“You must make a new garden at what is now the back of the house; which will be giving it the best aspect in the world.” – Mansfield Park
To pick up where we left off, below is a crocodile book cover found in the Knight Collection at Chawton Library. It’s the original jacket for an apocryphal work of Austen’s entitled Crocodile Rock: A Reptilian Romance. That’s not true. What is true is that gardens behind Chawton are secret treasures and in need of volunteer gardeners. I’ve been enlisted to deadhead flowers next week, in fact. I packed a copy of Persuasion but I left my gardening gloves and hand shovel in Colorado, so I’ve created a Go-Fund-Me campaign.
To dog-ear a page in that book, you will need an actual dog ear. Don’t tell Toby! Here’s me on the upper terrace with the manor house, possibly given to a conqueror’s general after the Battle of Hastings, and the sloping south lawn, to my back. Only in England do overgrown shrubs block the sight of coat-of-arms. In the meantime, they are the ideal breakfast for the deer and pheasants that stroll the grounds when those pesky people aren’t poking about and taking pictures. Thank goodness for a walled garden, or a hortus conclusus. But before you step inside those walls, there are mulberry trees. The mulberry has a fascinating history in England due to James I’s attempt to beat the French in the silk trade. He imported some ten thousand mulberries and even ordered landowners to plant them but the result was an epic backfire: he ordered the black mulberry (or, morus nigra) but it’s the white mulberry that silkworms feed on – those fussy silkworms! – and some speculate whether the French deliberately misled the monarch. King James, rumored to have been gay, really should have known his textiles better.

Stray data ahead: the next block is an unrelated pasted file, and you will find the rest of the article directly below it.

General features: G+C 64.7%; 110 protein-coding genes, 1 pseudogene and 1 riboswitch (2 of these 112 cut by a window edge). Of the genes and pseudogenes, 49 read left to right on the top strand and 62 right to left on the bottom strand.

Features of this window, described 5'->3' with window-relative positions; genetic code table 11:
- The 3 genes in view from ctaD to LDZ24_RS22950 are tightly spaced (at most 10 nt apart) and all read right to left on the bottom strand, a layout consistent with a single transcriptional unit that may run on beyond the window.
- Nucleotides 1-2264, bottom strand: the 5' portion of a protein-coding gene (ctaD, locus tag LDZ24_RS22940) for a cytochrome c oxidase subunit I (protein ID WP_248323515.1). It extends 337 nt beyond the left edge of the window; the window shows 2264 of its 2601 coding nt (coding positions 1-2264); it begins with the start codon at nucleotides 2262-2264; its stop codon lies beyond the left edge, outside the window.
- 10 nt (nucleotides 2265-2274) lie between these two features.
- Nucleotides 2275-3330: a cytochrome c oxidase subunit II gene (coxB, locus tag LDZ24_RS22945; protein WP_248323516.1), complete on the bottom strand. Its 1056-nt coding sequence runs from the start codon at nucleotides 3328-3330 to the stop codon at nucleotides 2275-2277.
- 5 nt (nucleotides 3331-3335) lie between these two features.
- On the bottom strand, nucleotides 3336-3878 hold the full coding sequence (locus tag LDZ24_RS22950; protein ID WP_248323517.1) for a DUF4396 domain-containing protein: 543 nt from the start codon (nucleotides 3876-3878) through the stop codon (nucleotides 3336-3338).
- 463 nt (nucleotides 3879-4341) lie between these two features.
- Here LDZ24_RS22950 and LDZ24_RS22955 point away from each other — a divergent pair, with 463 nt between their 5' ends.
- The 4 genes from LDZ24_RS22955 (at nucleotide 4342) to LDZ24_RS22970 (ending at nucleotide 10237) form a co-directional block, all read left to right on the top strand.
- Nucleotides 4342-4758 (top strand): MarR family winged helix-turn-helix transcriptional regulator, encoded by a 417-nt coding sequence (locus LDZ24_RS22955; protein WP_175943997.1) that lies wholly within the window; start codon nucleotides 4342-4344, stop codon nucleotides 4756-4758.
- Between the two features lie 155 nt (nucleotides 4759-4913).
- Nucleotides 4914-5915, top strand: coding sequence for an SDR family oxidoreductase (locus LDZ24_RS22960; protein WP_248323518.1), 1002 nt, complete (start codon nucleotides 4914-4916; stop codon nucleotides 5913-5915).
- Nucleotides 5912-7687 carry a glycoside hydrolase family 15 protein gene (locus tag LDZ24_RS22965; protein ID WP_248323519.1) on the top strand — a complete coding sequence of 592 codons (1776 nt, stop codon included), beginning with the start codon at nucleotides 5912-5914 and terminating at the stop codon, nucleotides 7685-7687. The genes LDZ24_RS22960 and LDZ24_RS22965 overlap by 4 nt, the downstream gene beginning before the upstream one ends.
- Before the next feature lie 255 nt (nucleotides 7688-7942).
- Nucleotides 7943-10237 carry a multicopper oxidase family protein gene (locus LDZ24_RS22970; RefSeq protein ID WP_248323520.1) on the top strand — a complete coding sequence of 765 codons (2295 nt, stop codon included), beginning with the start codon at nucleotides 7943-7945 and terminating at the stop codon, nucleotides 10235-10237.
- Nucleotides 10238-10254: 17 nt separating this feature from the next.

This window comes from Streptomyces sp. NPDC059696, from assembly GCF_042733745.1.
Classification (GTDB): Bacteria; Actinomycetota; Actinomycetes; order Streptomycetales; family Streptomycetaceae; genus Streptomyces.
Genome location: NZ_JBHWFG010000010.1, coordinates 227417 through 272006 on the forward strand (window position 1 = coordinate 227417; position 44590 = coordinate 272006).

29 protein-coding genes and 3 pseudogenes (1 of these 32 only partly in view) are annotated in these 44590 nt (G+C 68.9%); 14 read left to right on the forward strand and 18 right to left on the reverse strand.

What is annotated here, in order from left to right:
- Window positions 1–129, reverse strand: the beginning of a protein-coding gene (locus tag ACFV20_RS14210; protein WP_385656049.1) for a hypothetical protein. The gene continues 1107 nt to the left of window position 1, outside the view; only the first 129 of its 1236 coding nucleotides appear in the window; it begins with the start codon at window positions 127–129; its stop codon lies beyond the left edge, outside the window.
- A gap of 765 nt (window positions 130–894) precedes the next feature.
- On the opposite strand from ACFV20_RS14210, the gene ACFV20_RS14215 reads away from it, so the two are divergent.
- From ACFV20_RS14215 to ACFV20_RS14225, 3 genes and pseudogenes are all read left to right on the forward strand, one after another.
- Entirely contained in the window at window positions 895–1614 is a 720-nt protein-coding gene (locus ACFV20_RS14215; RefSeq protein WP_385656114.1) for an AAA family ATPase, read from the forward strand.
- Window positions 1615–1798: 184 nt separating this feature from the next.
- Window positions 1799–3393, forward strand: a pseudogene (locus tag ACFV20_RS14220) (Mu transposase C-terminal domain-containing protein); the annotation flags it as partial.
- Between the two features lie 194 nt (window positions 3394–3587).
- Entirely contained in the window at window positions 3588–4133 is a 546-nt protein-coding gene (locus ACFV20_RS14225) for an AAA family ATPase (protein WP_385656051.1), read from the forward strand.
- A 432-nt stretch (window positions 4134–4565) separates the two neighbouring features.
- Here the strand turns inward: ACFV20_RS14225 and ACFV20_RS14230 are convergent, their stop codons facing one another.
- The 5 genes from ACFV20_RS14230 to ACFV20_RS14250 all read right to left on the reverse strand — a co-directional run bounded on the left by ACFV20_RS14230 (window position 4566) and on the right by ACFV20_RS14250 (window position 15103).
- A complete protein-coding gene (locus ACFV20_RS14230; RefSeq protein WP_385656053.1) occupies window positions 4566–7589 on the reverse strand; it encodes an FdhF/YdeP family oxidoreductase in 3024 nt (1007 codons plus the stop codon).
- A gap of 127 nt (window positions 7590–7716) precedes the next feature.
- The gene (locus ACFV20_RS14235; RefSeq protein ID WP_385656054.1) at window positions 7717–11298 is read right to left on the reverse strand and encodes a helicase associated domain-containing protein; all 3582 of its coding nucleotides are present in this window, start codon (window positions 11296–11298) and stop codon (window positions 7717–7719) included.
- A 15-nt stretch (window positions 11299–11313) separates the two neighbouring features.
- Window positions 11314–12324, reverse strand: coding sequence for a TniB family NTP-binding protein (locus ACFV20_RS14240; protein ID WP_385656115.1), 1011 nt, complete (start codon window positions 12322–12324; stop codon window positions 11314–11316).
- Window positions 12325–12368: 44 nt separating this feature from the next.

Beyond the terrace and the walled garden, you’ll enter the orchard and kitchen garden. Down the road, at the Jane Austen house, you’ll find a proper cottage with a kitchen garden right out the kitchen window but this is an manor house, and real wealth is measured by how great a distance an aristocrat can place between his mouth and all of the labor and produce it takes to fill that fat face of his. In short, the artichokes, fig trees, raspberries, cat mint, and vegetable “growers” were kept out of sight. It wasn’t until the sixteenth century that gardening became a rich man’s hobby. Even more interesting is the array of herbs that were, in Austen’s age, of great medicinal value. Wild strawberry (fragaria vesca), for instance, is still used as a diuretic and, when boiled, used against bladder and kidney problems. Have dry or itchy skin? Just try marigold juice. Remember: possible side effects include headache, nausea, nonsense and insensibility. Ask your doctor if this herb is right for you.
The four herb beds are marked: head, skin, chest, and digestion. (After all of the meat pies and Peronis at my favorite pub in Alton, The George, I could use the last of those right about now!) There’s a fabulous early feminist connection here as Chawton showcases the work of Elizabeth Blackwell, the eighteenth-century botanist that Linnaeus (the father of taxonomy) nicknamed “Botanica Blackwellia.” He was, after all, the king of name-calling. With his Genera Plantarum, reprinted numerous times between 1740 and 1770, the good profess or of Uppsala named more than 20,000 species on earth. Oh, they were a wild and crazy crew!
Read my book on the Shelleys if you want to know about the ways in which botany supplied erotic writers like Percy Shelley and Erasmus Darwin (Charles’s granddad) an indirect way to explore sex. Plant porn, really. But this is Austen, so get your mind out of the gutter and into the garden. Doctor’s orders!